Friday, January 24, 2014

More Negs Selected Using The Fotovix

I went through another 4 film negative sheets last night using my Fotovix II-SX which is turning into quite a valuable tool for me. Fotovix were expensive units that are old tech and now sold cheap on eBay. With this machine I am able to view my 35mm and 120 film on a large LED monitor quickly and easily. I can also adjust exposure and zoom in and out, this allows me to choose whether I should make a quick RC work print of the neg or not. The work print might lead to a final finished archival fiber print.

Today I found a high percentage of possible printable negs (often variations of the same subject). Hopefully my good shots per roll of film is going up. My problem is not having enough negs worthy of printing, my problem is finding the time to print them all. This 90 day push, this 90 day test is my attempt to force myself to make the time needed. Finding the time is a matter of choice, we choose how to spend our time, the people who say they have no time for photography simply choose to spend their lives in different ways. We live by our choices, hopefully this 90 day choice will lead to a more disciplined darkroom regimen in the future. I need to dedicate more time and effort to my photography.

I am happy enough with this recent 35mm work to take 150 rolls of Tri-x next trip along with probably my whole 35mm camera kit (3 cameras 4 lens). This means I would be carrying extra weight next time around as I also plan on shooting 5x7 and maybe 300 sheets of film, I will probably have to cut the large format kit down to 1 lens, 1 meter, 1 of everything. Five weeks to shoot 150 rolls of Tri-x 35mm and 300 sheets of 5x7, am not sure that can be done.

Here are some links to the machine mentioned above:

FOTOVIX Blog

http://www.pnwvideo.com/Fotovix.html

First Street Kids Negative

I struggled a bit with the last Cambodian migrant worker print but I think I managed an OK photo. I have now moved onto printing my first "Street Kids" neg. I got to do some chores then it's back to the darkroom tonight. I am not sure if I should burn down the background of this print or leave all the values high, two very different feels.

Thursday, January 23, 2014

Second Print Of Day 2

My second print of the day is a unique choice for me and a difficult negative to print. Most times in the past if part of the image was un-sharp I would pass on it. This photograph has two young male figures sitting bare chested deep in thought. The right figures face is not sharp probably the result of subject movement and a large aperture, the left figure is sharper. The grain of the Tri-x gives the illusion of more sharpness than there is, something I noticed in much of Salgado's work in the book "Africa". I am making a consciences effort to try to include more motion, more blurring during both pic making and pic printing. The negative is hard to print because there are both deep shadows and strong highlights in the image, the neg exposure looks adequate to create a print of substance but it will probably take lots of work.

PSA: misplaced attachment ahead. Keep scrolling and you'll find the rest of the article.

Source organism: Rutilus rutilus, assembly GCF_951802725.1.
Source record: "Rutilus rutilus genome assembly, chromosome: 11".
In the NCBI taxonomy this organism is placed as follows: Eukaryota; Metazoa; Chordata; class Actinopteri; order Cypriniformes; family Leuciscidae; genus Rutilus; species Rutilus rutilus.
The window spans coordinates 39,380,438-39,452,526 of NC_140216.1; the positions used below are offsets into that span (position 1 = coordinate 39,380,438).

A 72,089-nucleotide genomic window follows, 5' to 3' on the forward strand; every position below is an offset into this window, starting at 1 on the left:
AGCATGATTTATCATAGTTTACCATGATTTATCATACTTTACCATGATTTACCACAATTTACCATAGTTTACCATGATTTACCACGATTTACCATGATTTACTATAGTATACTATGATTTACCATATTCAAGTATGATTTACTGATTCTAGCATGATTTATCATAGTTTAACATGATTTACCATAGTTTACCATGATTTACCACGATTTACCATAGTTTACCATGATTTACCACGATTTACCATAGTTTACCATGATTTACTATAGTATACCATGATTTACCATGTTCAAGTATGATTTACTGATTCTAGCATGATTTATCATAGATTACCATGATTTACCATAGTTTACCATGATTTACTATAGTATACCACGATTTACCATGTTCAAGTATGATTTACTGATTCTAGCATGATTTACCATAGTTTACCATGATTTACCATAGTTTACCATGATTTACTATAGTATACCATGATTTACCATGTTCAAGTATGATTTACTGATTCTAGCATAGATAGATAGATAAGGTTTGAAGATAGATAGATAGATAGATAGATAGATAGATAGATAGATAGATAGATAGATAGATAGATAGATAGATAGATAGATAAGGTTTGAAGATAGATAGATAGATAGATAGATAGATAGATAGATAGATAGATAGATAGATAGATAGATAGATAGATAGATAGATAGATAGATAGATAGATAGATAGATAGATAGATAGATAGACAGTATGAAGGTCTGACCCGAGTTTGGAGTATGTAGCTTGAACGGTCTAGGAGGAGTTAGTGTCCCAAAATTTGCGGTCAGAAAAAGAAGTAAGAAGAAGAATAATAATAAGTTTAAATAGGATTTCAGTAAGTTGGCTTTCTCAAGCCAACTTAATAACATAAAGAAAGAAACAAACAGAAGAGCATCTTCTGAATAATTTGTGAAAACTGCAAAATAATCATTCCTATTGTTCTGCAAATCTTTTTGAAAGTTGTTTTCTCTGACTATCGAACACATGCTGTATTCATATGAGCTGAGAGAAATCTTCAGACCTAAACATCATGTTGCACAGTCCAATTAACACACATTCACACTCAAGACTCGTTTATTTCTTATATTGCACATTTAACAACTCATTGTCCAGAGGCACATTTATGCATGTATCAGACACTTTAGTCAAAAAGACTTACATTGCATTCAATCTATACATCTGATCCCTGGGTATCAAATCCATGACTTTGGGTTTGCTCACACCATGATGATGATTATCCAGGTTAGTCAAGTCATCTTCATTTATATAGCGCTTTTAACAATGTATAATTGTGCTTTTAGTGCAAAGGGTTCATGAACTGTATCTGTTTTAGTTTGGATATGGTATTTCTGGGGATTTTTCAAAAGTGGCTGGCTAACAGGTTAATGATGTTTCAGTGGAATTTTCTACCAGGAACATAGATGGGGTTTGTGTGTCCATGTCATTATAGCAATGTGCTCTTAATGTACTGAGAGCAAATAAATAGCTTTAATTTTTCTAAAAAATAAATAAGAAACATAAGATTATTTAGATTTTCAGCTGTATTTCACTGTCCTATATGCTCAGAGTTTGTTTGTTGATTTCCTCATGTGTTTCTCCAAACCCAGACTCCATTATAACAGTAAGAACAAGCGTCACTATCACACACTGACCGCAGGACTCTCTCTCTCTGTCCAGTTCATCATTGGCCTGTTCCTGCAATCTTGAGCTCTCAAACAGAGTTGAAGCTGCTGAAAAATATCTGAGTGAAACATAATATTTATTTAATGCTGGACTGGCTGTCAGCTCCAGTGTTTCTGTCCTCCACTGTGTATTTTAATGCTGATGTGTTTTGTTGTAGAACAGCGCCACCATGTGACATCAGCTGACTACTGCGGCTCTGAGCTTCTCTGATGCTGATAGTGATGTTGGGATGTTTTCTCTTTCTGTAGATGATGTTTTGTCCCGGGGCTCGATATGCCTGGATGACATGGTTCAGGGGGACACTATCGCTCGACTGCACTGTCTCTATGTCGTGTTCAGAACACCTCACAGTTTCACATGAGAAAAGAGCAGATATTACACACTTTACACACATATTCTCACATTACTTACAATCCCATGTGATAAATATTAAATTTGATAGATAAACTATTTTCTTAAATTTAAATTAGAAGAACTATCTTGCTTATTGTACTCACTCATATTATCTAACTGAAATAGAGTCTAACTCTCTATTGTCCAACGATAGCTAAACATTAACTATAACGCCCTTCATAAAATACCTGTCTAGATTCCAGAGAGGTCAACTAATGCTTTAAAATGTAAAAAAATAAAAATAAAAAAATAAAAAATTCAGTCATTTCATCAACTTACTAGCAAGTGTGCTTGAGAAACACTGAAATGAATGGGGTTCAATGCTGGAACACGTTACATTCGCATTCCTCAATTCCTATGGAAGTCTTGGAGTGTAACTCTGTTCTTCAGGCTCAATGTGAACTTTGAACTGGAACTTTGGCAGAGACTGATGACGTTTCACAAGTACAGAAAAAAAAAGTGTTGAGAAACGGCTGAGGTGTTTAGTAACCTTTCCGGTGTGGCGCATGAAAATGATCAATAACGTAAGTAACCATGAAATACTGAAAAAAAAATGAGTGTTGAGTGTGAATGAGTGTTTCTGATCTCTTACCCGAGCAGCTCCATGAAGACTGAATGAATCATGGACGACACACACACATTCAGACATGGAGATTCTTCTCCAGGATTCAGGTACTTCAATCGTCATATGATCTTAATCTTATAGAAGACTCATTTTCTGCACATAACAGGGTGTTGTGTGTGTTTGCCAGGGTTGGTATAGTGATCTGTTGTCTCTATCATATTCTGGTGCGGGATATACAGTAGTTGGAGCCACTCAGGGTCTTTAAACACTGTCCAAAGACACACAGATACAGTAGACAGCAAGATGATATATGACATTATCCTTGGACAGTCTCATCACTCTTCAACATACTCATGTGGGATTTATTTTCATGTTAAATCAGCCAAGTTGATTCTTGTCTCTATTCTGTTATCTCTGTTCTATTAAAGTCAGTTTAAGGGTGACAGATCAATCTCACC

The photograph was made in a Cambodian-Burmese migrant worker huts. The workers are brought into Bangkok to be a cheap source of labour for heavy labour intensive projects like construction sites. The migrant labour is more desperate and will do jobs Thais might not want to do and at a cheaper rate. I went to this area 4 or 5 times and made a few photos I liked, the people were great and after I told them of my adventures in Cambodia, and spoke a few words we quickly became friendly. I am not sure if these men were illegally or legally inside the country. Many times migrant workers are smuggled in and work illegally at other times bribes are paid to allow them to stay, sometimes it might be 100% on the up and up. When they spoke of home their eyes lit up, most people I spoke to were away from family and their homes for many months.

Here is my first attempt at this print, I will try a less contrasty version, to bring out more of the shadows and burn the bottom edge an additional 20 seconds in the next print.

Got To Love Tri-x

I love the way 35mm Tri-x interprets the world, it creates such a unique look, even landscapes look cool all grained up with that higher contrast tonal range.  When I get my next advertising check for $100+ (within the next 2 months) I will combine that with the $50 from the UofA artist talk and buy 3 boxes of bulk 100 foot Tri-x. Two boxes will be free, the third I will pay for myself (to save on shipping). I have tons of this film (50+ bulk boxes?) but with Kodak's shaky status I want to buy as much of as I can, as long as I can. I used up 8 boxes last trip, so this stuff can go fast, especially as I tend to overshoot my subjects.